With tensions continuing to mount between the UK and EU over the Northern Ireland protocol, it’s worth taking a look at how differently Brexit is playing out at another border between Britain and the EU – Gibraltar. Both areas were widely predicted to be Brexit flashpoints, but so far, only one of them has been. Why is that?
The reasons, I believe, come down to confidence and leadership, more than history.
Gibraltar and Northern Ireland and the reality of Brexit
There are similarities and differences between Gibraltar and Northern Ireland, of course. Northern Ireland has the legacy of the troubles, while Gibraltar is more singular in views about being British. Both have sensitive borders with the EU: right now both require more checks coming from Great Britain, while having more open borders to the EU. So there’s enough to make the comparison.
And what’s immediately apparent is that the difference in the extent to which Gibraltar and Northern Ireland have accepted the reality of Brexit. Because Gibraltar appears to be happy, whereas Northern Ireland isn’t. Why?
Separating the British identity from post-Brexit trading relationships
It’s not that Gibraltar has become less British or more Spanish, although raising such a question feels like a key point. Gibraltar’s leadership (more on them later) were able to separate British identity from post-Brexit trading relations. This didn’t happen in Northern Ireland.
The UK government negotiates on behalf of Gibraltar in the same way that it does for Northern Ireland. But as these negotiations have played out, it’s felt as though the UK (rather than Northern Ireland) has set the objectives for Northern Ireland, whereas it’s been Gibraltar setting them for Gibraltar. They were more involved, particularly in the internal negotiation as to objectives which precedes the external negotiation and is often more important.
The Gibraltar government always had the twin objectives of protecting economy and identity, and saw these as separate. I then saw them in action a couple of times negotiating with the UK, rather effectively. “We can be British and be open to the EU”, was the message.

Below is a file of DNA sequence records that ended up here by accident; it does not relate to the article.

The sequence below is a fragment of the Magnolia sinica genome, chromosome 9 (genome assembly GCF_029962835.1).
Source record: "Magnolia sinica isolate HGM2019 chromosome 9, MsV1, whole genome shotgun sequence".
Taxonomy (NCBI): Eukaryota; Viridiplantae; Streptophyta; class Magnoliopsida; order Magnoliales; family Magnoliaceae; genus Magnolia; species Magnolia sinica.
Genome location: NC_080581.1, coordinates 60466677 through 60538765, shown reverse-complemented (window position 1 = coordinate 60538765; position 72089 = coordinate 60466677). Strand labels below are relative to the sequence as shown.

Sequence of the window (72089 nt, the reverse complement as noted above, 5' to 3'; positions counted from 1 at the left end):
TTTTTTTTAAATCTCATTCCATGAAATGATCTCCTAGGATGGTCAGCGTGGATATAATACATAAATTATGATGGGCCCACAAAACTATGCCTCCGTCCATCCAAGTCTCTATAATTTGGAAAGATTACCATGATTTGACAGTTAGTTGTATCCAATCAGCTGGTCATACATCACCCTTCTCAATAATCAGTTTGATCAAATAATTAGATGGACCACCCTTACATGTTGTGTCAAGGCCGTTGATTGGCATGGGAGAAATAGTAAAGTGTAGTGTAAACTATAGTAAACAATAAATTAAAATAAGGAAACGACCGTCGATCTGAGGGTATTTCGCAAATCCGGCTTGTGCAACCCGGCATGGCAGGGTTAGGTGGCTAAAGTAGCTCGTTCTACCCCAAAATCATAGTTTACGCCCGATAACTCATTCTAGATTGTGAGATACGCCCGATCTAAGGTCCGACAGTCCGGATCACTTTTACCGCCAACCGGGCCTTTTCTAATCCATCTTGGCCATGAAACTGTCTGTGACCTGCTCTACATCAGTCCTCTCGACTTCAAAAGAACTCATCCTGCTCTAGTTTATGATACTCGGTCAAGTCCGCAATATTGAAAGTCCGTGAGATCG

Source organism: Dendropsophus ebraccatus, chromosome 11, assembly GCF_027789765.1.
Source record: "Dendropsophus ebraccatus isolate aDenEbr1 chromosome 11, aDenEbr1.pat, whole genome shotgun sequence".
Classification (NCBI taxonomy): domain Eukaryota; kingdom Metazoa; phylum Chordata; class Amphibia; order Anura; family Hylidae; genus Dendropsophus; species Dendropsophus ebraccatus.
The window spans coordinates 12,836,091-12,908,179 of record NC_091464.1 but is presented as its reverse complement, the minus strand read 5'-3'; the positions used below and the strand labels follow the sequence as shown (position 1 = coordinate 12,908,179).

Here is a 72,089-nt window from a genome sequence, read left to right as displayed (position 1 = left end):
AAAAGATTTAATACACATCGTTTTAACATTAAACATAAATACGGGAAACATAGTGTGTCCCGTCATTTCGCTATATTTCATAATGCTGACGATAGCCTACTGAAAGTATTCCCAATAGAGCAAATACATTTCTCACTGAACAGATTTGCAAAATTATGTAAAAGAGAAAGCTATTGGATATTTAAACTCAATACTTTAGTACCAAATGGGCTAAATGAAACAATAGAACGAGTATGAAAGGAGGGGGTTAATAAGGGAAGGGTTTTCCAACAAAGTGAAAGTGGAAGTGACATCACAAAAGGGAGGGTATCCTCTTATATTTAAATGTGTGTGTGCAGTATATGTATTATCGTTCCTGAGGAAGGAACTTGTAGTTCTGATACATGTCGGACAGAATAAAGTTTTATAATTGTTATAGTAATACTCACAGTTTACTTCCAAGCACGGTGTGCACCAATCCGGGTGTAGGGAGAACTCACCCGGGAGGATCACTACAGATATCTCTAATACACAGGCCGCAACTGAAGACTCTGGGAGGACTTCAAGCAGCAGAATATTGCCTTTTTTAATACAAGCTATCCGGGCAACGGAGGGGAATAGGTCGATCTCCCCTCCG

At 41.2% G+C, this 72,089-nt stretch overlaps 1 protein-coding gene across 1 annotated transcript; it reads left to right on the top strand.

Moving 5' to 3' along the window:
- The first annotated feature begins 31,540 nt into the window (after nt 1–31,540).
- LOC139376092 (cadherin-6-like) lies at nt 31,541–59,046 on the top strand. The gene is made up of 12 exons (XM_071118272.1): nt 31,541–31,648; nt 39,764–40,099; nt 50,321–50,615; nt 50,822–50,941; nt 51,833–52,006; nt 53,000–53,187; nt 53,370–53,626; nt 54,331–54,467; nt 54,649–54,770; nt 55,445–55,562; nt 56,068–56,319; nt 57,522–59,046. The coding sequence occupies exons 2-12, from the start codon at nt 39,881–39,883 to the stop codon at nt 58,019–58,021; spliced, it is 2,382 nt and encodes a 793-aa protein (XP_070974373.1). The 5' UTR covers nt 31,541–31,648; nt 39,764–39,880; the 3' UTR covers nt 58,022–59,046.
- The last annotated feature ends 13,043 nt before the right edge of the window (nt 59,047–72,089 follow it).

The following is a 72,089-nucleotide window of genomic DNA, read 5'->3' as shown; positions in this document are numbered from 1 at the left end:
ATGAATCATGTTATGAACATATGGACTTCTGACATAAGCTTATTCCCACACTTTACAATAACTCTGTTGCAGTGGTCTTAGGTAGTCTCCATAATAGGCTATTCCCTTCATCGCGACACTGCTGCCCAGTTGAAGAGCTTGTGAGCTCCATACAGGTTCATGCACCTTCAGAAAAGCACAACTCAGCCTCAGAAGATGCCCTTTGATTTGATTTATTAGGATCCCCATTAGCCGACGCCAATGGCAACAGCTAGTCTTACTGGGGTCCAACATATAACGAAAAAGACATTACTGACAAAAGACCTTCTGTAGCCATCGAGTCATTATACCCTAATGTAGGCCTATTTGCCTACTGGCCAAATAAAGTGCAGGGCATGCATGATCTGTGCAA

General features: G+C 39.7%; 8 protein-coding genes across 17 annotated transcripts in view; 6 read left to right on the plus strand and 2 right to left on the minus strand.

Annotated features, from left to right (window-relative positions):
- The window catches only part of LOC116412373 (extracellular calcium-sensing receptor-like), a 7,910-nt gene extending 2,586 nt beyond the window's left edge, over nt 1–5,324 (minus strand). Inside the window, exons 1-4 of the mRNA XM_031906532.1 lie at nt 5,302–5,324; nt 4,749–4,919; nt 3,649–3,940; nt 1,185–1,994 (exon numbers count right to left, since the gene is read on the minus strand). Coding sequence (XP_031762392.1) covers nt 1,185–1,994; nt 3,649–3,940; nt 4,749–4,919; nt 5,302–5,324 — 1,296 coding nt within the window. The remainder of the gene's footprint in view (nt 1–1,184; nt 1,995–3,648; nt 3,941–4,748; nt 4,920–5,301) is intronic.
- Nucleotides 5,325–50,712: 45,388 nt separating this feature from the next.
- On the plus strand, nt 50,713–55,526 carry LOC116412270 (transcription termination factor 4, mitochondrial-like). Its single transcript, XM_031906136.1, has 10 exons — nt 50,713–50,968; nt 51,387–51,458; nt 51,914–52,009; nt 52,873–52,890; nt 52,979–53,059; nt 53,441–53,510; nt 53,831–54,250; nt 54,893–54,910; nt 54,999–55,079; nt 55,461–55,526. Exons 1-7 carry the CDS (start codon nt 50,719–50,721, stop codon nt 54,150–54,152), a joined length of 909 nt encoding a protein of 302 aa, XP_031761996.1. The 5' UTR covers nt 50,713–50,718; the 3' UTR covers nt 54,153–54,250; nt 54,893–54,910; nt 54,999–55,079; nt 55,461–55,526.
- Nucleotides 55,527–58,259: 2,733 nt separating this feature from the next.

In comparison, the UK government never distinguished between the political and economic objectives with regard to Northern Ireland. It didn’t accept, as the Gibraltar government did, that Northern Ireland could be treated differently from Great Britain yet still be British. And in so doing, the UK government found its objectives unclear, economy and identity tangled
Equally, the political parties in Northern Ireland couldn’t reach a common position as could be seen in Gibraltar – or at least, the position they reached was a weak one in relation to UK government plans. The differing identities in Northern Ireland were more of an obstacle, though that didn’t have to be insurmountable.
Leadership and strong negotiation
The final point is to be able to carry out the strategy. In Fabian Picardo, I believe Gibraltar had the outstanding negotiator on the whole UK side during Brexit. Clear in overall objectives. Determined in using each meeting in pursuit of those objectives. Friendly, but tough. A great communicator.
Through observing both negotiations, I have learned that in Northern Ireland they needed a clearer, more agreed cross-community objective. While some in the Northern Ireland political system understand that, this has not been enough. This was not something that should have been left to a distant government. The need for clear cross-community objectives is still apparent.
Confidence and leadership from Gibraltar
On the Gibraltar model, you can be British while still having more checks to arrivals from the UK compared to the EU. It is a confidence that is delivered by leadership, which we simply haven’t seen enough of from anyone with regard to Northern Ireland.
Finally, if the UK government had wanted to give itself a better chance in EU negotiations it would have done everything to get Picardo to play a leading role. It is no accident that Gibraltar has not become a Brexit flashpoint. London should be learning from that.
Learn from Gibraltar that the resolution of issues with regard to Northern Ireland is not about sausage regulations or the nationality of passport checkers, but the extent to which identities and trade rules can be separated. Gibraltar and Northern Ireland may have a different constitutional status, but the lessons in negotiation still hold.